UN urges to join efforts to end ocean emergency | News

The Secretary General of the United Nations Organization (UN), António Guterres, urged this Monday to join efforts to end the ocean emergency facing the world.

CMIO.org in sequence:

UN high commissioner describes deaths in Peru as unacceptable

During the inauguration of an Ocean Summit held in Cape Verde, Guterres emphasized the need to win the race against the ocean emergency, a task that requires the work of various sectors of society.

The official noted that sustainable maritime industries, support for developing countries, combating climate change, as well as using science, technology and innovation “on a scale never seen before” are necessary to end the ocean emergency.

“By all working together as one, it is a race that can be won. Let’s all become the champions the ocean needs. Let’s end the ocean emergency and preserve this precious blue gift for our children and grandchildren,” she said.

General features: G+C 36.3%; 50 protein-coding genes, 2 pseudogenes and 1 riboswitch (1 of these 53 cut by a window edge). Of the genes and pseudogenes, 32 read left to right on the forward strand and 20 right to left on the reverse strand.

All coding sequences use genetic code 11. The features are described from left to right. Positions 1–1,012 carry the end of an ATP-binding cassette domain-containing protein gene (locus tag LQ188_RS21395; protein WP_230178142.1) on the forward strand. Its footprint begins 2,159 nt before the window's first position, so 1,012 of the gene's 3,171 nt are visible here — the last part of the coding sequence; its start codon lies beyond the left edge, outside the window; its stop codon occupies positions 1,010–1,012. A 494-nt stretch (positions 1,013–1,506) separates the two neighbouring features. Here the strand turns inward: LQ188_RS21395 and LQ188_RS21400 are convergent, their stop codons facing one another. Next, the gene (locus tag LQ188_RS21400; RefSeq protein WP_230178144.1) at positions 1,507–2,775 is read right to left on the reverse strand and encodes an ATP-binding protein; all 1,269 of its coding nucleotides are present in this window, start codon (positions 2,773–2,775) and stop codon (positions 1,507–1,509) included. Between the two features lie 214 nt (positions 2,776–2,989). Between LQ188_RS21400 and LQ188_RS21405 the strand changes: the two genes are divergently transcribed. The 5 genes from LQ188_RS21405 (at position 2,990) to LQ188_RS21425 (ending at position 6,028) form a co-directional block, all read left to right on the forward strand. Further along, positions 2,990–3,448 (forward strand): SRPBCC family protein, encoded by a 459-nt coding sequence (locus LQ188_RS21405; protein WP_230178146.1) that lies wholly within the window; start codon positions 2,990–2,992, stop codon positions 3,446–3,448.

Guterres also detailed that 35 percent of the world‘s fish populations are overexploited, while global warming increases the temperature of the oceans to new coasts, with more frequent and intense storms, rising sea levels and the salinization of coastal territories.

In addition, he indicated that this occurs while toxic chemicals and millions of tons of plastic waste abound in coastal ecosystems, “killing or injuring fish, sea turtles, birds and marine mammals, entering the food chain and, ultimately, being consumed by us.”

The ocean is on the front lines of the climate battle – which means small island developing countries like Cape Verde are, too.

Ending the ocean emergency is a race we must win.

—António Guterres (@antonioguterres)
January 23, 2023

On the other hand, he requested to achieve the objective of mapping 80 percent of the seabed by the year 2030, support ocean research from alliances between researchers, governments and the private sector, as well as sustainable management of the oceans and investment in infrastructures, weather resistant.

In turn, the Prime Minister of Cape Verde, Ulisses Correia e Silva, said that “the wind and the sun that centuries ago represented hardships are now opportunities for renewable energies.”

Disclaimer: Via Telesur – Translated by RJ983

See this content by source